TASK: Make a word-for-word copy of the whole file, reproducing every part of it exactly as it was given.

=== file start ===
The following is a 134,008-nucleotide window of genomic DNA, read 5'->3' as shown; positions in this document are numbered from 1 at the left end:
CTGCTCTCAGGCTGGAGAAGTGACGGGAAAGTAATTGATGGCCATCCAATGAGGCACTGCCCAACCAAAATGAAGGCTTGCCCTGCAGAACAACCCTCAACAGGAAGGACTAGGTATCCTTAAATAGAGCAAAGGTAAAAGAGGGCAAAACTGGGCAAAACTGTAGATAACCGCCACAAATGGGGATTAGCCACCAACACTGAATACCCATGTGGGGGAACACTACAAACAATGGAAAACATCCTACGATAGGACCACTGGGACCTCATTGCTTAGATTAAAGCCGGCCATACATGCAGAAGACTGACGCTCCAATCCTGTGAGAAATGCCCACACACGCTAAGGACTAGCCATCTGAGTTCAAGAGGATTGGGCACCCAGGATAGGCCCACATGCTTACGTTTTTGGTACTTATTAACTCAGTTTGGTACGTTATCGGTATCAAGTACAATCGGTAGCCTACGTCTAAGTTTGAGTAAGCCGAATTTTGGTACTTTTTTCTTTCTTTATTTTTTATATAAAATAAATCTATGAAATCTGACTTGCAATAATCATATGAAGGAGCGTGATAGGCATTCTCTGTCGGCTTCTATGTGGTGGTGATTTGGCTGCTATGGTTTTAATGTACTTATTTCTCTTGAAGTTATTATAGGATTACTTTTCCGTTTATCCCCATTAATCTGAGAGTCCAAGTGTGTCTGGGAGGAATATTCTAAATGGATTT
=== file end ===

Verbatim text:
The following is a 134,008-nucleotide window of genomic DNA, read 5'->3' as shown; positions in this document are numbered from 1 at the left end:
CTGCTCTCAGGCTGGAGAAGTGACGGGAAAGTAATTGATGGCCATCCAATGAGGCACTGCCCAACCAAAATGAAGGCTTGCCCTGCAGAACAACCCTCAACAGGAAGGACTAGGTATCCTTAAATAGAGCAAAGGTAAAAGAGGGCAAAACTGGGCAAAACTGTAGATAACCGCCACAAATGGGGATTAGCCACCAACACTGAATACCCATGTGGGGGAACACTACAAACAATGGAAAACATCCTACGATAGGACCACTGGGACCTCATTGCTTAGATTAAAGCCGGCCATACATGCAGAAGACTGACGCTCCAATCCTGTGAGAAATGCCCACACACGCTAAGGACTAGCCATCTGAGTTCAAGAGGATTGGGCACCCAGGATAGGCCCACATGCTTACGTTTTTGGTACTTATTAACTCAGTTTGGTACGTTATCGGTATCAAGTACAATCGGTAGCCTACGTCTAAGTTTGAGTAAGCCGAATTTTGGTACTTTTTTCTTTCTTTATTTTTTATATAAAATAAATCTATGAAATCTGACTTGCAATAATCATATGAAGGAGCGTGATAGGCATTCTCTGTCGGCTTCTATGTGGTGGTGATTTGGCTGCTATGGTTTTAATGTACTTATTTCTCTTGAAGTTATTATAGGATTACTTTTCCGTTTATCCCCATTAATCTGAGAGTCCAAGTGTGTCTGGGAGGAATATTCTAAATGGATTT